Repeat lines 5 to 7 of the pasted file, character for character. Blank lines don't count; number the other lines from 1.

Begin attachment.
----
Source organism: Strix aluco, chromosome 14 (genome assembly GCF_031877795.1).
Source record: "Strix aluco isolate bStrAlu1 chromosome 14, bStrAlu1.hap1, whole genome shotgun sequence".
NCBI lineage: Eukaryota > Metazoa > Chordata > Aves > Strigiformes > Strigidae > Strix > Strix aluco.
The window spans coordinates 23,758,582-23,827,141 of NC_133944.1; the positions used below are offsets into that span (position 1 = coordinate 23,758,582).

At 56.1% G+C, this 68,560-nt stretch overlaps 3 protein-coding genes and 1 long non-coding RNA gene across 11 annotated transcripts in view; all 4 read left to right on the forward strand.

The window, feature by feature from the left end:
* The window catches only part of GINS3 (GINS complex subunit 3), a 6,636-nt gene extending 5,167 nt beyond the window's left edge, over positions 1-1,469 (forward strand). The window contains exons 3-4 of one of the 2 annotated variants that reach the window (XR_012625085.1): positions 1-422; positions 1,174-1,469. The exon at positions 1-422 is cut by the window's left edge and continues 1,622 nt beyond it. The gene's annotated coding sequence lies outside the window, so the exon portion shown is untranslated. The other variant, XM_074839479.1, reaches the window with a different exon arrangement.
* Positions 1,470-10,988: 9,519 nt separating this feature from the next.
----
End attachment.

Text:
At 56.1% G+C, this 68,560-nt stretch overlaps 3 protein-coding genes and 1 long non-coding RNA gene across 11 annotated transcripts in view; all 4 read left to right on the forward strand.

The window, feature by feature from the left end:
* The window catches only part of GINS3 (GINS complex subunit 3), a 6,636-nt gene extending 5,167 nt beyond the window's left edge, over positions 1-1,469 (forward strand). The window contains exons 3-4 of one of the 2 annotated variants that reach the window (XR_012625085.1): positions 1-422; positions 1,174-1,469. The exon at positions 1-422 is cut by the window's left edge and continues 1,622 nt beyond it. The gene's annotated coding sequence lies outside the window, so the exon portion shown is untranslated. The other variant, XM_074839479.1, reaches the window with a different exon arrangement.